Monday, March 31, 2008
From kansas.com: The Kansas Supreme Court ruled Friday that the arrest warrants in seven rape cases -- the first in the nation to charge someone's DNA with a crime -- weren't specific enough to meet legal standards.
The ruling means death-row inmate Douglas Belt won't be tried for the rapes. But the opinion offered hope for both sides.
The court didn't completely strike down the DNA-based "John Doe" warrants.
Those arrest warrants are now commonly used when prosecutors have someone's DNA, but can't match it with a name within the five-year statute of limitations for bringing a rape charge.
The state joins California, Wisconsin and Ohio, which have seen the warrants survive appeals.
"This is actually a good day for law enforcement," said Marc Bennett, an assistant Sedgwick County district attorney who argued the state's case before the Supreme Court.
No one had tried to charge someone's DNA with a crime before McPherson County Attorney Ty Kaufman filed an arrest warrant in 1991 against the nameless defendant.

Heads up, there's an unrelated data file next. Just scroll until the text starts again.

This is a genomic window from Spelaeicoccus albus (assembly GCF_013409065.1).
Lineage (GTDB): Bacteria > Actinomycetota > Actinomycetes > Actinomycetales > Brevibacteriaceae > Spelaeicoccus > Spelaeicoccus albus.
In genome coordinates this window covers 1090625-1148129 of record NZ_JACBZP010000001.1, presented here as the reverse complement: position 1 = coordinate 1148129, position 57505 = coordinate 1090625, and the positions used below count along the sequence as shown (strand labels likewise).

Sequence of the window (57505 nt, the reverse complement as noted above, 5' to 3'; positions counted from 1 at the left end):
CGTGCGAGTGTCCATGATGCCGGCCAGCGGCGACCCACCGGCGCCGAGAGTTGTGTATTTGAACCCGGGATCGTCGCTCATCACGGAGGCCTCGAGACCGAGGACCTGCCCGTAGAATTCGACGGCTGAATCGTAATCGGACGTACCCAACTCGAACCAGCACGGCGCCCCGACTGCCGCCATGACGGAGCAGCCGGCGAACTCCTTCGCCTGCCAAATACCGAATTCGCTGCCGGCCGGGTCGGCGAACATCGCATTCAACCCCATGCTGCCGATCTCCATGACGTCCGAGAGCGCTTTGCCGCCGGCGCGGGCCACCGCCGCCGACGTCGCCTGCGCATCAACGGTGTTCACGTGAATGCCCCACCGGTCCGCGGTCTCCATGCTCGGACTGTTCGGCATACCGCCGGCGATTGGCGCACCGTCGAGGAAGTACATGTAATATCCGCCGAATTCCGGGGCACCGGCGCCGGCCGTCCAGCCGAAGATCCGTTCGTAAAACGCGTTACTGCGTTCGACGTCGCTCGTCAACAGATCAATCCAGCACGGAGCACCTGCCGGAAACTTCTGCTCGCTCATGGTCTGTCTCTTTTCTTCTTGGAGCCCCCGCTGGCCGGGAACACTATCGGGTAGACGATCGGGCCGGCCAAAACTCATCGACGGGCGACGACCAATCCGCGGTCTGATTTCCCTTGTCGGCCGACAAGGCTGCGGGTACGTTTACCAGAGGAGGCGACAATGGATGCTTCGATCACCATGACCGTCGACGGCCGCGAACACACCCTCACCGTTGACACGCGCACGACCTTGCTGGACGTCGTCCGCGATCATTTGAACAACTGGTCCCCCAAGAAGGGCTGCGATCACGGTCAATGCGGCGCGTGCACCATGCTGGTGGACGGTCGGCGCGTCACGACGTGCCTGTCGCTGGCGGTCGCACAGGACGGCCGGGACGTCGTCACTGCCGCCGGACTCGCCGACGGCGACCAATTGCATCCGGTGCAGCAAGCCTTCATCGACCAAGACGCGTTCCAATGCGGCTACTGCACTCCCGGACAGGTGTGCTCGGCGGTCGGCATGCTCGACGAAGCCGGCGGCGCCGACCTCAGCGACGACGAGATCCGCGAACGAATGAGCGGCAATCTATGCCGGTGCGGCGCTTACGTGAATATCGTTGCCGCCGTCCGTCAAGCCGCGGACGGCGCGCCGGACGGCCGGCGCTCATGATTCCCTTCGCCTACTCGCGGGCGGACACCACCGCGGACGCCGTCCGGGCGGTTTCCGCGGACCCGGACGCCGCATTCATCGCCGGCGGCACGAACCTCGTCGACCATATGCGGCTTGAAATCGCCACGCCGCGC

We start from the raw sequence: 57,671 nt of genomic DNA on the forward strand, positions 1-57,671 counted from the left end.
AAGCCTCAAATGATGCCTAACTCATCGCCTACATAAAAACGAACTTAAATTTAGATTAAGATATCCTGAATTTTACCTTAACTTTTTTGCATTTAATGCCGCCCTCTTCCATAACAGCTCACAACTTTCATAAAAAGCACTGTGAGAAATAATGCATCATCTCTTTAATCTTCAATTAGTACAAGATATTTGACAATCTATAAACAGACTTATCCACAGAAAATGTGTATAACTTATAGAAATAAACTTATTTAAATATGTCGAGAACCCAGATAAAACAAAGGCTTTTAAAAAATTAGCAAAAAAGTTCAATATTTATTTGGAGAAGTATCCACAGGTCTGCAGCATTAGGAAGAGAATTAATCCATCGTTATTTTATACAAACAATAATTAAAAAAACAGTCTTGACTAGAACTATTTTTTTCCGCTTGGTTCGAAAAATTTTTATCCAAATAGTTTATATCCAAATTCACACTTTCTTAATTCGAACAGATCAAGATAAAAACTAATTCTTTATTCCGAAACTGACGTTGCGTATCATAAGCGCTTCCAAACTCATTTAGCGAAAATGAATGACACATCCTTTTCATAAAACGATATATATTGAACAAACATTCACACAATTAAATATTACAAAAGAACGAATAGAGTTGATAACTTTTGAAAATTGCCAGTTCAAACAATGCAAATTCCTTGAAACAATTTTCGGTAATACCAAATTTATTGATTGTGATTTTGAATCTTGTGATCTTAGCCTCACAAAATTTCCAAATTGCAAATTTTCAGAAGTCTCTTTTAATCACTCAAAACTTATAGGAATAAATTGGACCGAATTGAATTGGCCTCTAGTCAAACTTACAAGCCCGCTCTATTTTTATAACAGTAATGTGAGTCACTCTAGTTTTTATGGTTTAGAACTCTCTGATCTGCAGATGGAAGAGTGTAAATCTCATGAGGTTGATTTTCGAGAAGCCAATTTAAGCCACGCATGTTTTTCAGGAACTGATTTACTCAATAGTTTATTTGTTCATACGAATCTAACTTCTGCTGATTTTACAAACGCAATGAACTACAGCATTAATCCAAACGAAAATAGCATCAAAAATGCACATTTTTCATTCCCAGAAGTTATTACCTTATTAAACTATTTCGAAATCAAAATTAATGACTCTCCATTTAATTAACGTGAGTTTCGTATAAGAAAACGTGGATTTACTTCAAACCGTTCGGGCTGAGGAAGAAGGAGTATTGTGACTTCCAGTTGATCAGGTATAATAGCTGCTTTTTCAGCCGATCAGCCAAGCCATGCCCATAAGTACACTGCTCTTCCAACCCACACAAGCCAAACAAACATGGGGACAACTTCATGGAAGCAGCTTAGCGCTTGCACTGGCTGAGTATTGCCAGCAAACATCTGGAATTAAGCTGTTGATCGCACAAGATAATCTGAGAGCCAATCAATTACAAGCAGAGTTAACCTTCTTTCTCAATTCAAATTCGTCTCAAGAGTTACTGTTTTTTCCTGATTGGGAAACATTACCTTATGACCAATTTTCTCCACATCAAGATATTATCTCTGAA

Kaufman wanted to preserve the five-year statute of limitations for charging someone with rape. He didn't know the suspect's name, but he had a DNA sample.
Yet the court ruled in Belt's case that the arrest warrants were invalid because they didn't fully describe the makeup of his DNA profile.
"The bottom line of the ruling is that even John Doe warrants have to describe an individual in specific detail," said Rebecca Woodman, who argued Belt's case.
The Supreme Court ruling does not preclude prosecutors from drawing up an arrest warrant in the future based on a person's DNA. Rest of Article. . . [Mark Godsey]